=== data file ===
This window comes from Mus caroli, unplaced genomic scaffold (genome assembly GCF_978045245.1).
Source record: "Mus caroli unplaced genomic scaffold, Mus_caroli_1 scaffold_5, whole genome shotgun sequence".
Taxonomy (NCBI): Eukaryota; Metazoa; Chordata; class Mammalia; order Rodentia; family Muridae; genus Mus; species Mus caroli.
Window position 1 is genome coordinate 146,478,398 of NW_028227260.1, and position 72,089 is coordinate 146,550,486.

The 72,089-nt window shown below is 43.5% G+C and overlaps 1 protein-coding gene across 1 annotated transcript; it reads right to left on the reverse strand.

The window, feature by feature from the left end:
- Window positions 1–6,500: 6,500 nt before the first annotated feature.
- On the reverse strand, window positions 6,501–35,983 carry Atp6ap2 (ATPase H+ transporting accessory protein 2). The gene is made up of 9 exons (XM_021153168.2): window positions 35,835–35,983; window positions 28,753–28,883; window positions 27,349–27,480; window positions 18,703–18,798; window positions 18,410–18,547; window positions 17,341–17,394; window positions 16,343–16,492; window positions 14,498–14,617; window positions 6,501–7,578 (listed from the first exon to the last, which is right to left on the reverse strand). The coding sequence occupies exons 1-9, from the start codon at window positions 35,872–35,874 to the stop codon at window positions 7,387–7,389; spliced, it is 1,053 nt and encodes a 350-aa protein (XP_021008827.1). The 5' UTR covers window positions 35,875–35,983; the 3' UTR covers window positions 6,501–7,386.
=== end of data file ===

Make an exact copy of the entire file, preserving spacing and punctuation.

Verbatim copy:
This window comes from Mus caroli, unplaced genomic scaffold (genome assembly GCF_978045245.1).
Source record: "Mus caroli unplaced genomic scaffold, Mus_caroli_1 scaffold_5, whole genome shotgun sequence".
Taxonomy (NCBI): Eukaryota; Metazoa; Chordata; class Mammalia; order Rodentia; family Muridae; genus Mus; species Mus caroli.
Window position 1 is genome coordinate 146,478,398 of NW_028227260.1, and position 72,089 is coordinate 146,550,486.

The 72,089-nt window shown below is 43.5% G+C and overlaps 1 protein-coding gene across 1 annotated transcript; it reads right to left on the reverse strand.

The window, feature by feature from the left end:
- Window positions 1–6,500: 6,500 nt before the first annotated feature.
- On the reverse strand, window positions 6,501–35,983 carry Atp6ap2 (ATPase H+ transporting accessory protein 2). The gene is made up of 9 exons (XM_021153168.2): window positions 35,835–35,983; window positions 28,753–28,883; window positions 27,349–27,480; window positions 18,703–18,798; window positions 18,410–18,547; window positions 17,341–17,394; window positions 16,343–16,492; window positions 14,498–14,617; window positions 6,501–7,578 (listed from the first exon to the last, which is right to left on the reverse strand). The coding sequence occupies exons 1-9, from the start codon at window positions 35,872–35,874 to the stop codon at window positions 7,387–7,389; spliced, it is 1,053 nt and encodes a 350-aa protein (XP_021008827.1). The 5' UTR covers window positions 35,875–35,983; the 3' UTR covers window positions 6,501–7,386.